If you are a gay soldier in the U.S. armed forces serving in Alaska, Arizona, California, Hawaii, Idaho, Montana, Nevada, Oregon, or Washington, congratulations, you have more protections from being kicked out under Don’t Ask Don’t Tell than soldiers stationed at Ft. Hood, in Texas, or Baghdad, in Iraq. Not that the Pentagon has really given much thought to extending those protections to you.
Thanks to a “largely overlooked” 9th U.S. Circuit Court of Appeals ruling in 2008, which the Department of Justice opted not to appeal, the states mentioned above (which the 9th Circuit covers) are home to more stringent requirements to oust a soldier under DADT. Which means: “Although it doesn’t appear that the military has ever applied the more stringent standard, the court case presents several problems for the Pentagon now that the Obama administration has embarked on a yearlong review of ‘don’t ask, don’t tell.’ ‘It’s muddled things up for the military,’ said Rep. Vic Snyder, an Arkansas Democrat who serves on the House Armed Services Committee. ‘They really haven’t started grappling with it yet, and I don’t think they know how to respond.'”
So just what did the 9th Circuit’s three-judge panel decide? That in order for a DADT dismissal to be constitutional, the military must prove firing a solider “promotes cohesion or discipline in the unit,” according to the AP, and not just that the soldier outed herself or engaged in The Gay Sex. The ruling stems from a lawsuit brought by Air Force Maj. Margaret Witt (pictured), a lesbian airwoman who lived with her partner in Washington, who was dismissed two years shy of retirement. (The 9th Circuit’s ruling also allowed her lawsuit against the Air Force to move forward; it’s headed to trial in federal court, with Witt arguing her firing hurt unit cohesion and morale.)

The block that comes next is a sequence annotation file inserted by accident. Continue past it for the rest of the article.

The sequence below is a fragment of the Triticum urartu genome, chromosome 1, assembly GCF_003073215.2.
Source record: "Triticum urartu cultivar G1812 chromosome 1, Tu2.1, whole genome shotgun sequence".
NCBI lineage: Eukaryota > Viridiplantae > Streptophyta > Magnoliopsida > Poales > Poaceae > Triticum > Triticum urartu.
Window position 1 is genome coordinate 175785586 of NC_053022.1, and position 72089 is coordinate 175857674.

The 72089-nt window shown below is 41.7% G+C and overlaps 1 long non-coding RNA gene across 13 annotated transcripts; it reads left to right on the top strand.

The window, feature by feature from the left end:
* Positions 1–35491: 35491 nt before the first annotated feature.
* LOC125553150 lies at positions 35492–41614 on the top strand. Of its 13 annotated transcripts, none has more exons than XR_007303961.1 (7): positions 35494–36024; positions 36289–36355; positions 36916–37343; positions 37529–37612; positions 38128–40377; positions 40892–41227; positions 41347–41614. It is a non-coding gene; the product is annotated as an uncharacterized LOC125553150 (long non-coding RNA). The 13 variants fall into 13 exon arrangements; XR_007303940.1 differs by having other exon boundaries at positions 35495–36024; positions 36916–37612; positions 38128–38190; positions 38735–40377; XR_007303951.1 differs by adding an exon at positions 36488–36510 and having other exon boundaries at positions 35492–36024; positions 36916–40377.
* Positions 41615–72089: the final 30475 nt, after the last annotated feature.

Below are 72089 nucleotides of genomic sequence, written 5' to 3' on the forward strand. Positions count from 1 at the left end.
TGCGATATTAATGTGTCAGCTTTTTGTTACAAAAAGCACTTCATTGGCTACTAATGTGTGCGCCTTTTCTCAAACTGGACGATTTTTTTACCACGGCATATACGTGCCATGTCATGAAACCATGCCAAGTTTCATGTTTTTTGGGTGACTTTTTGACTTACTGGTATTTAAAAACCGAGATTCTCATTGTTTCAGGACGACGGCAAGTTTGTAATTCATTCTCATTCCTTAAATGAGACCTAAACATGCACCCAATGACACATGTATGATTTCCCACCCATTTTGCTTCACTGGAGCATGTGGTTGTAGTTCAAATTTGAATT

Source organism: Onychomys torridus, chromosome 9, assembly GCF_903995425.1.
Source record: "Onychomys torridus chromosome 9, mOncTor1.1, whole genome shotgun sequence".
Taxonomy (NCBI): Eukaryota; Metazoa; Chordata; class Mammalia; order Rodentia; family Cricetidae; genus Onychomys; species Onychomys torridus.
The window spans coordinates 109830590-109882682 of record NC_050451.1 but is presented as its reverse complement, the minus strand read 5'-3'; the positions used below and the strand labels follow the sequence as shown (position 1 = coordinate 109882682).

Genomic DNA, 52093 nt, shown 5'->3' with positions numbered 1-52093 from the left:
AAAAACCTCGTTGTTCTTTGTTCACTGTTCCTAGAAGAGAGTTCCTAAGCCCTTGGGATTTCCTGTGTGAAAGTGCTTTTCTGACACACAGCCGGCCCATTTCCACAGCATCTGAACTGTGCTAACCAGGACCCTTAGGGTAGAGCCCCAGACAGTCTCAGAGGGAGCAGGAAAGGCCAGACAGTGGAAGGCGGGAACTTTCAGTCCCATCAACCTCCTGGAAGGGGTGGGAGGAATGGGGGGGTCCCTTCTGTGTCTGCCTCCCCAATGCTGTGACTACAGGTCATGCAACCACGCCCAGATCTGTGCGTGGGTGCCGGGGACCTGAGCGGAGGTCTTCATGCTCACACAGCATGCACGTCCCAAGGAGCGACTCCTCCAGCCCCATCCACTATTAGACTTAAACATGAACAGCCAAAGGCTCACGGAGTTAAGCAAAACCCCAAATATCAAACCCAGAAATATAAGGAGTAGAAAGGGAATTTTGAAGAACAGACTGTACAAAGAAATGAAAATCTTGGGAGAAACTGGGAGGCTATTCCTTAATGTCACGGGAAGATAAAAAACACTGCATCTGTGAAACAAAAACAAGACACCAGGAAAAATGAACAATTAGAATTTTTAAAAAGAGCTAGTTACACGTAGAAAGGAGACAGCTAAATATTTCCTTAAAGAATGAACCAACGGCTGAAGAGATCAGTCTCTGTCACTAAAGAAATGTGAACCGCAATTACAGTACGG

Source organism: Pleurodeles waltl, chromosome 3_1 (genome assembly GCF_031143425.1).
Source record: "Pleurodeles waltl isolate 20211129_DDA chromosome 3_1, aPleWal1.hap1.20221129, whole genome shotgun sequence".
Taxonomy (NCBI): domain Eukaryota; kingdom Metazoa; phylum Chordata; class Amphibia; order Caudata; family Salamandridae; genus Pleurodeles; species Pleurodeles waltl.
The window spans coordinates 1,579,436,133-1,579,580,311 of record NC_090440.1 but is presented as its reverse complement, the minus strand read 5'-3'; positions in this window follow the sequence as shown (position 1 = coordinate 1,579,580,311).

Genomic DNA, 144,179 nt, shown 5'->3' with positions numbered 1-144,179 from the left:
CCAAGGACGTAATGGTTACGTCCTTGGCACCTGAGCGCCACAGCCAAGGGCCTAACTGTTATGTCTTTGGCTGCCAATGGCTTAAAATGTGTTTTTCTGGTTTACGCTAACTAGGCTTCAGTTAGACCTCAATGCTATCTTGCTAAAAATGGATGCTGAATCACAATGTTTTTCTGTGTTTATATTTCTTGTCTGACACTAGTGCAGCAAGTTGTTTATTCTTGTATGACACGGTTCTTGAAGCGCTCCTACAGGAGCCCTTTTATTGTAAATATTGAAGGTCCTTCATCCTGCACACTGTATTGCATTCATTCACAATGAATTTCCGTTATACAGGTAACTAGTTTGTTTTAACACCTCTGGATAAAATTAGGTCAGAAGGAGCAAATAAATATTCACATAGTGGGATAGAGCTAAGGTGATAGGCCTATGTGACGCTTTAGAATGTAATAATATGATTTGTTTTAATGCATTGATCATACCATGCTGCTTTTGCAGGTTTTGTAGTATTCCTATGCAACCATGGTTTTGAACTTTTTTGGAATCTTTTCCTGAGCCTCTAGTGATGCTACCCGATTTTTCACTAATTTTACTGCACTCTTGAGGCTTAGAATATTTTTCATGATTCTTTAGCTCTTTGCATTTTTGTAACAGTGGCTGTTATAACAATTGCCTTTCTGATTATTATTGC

What makes this 2008 ruling so interesting — besides the Bush administration’s decision not to appeal it — is that it created two classes of gay soldiers.
Outside the 9th Circuit, the military can dismiss gay soldiers for merely talking about being gay. But if a soldier in Hawaii or Nevada does the same thing, and the military cannot prove the firing would improve unit cohesion or readiness, then that soldier gets to serve openly, with DADT in full effect, while her girlfriend who might be stationed in Afghanistan must remain closeted. Moreover, if the military kicks out a soldier in any of those states without the additional burden of proof, the soldier could theoretically sue for punitive damages in federal court, and even demand reinstatement.
The military has kicked out 1,047 people in 2008 and 2009, though it’s unclear whether any of those dismissals came from the 9th Circuit’s jursidction. But we’d have to assume … some did. (The Pentagon says it doesn’t maintain records on which bases dismissals are tied to, but seriously, a single command line in Excel could generate that information.) Which would mean the Pentagon violated a federal court’s ruling, unless, of course, it can prove the firing helped troop morale.
Which means the Pentagon would have to prove in court that FIRING THE GAY made everyone happy. But surely the Defense Department’s little nine-month review of DADT will clear this all up.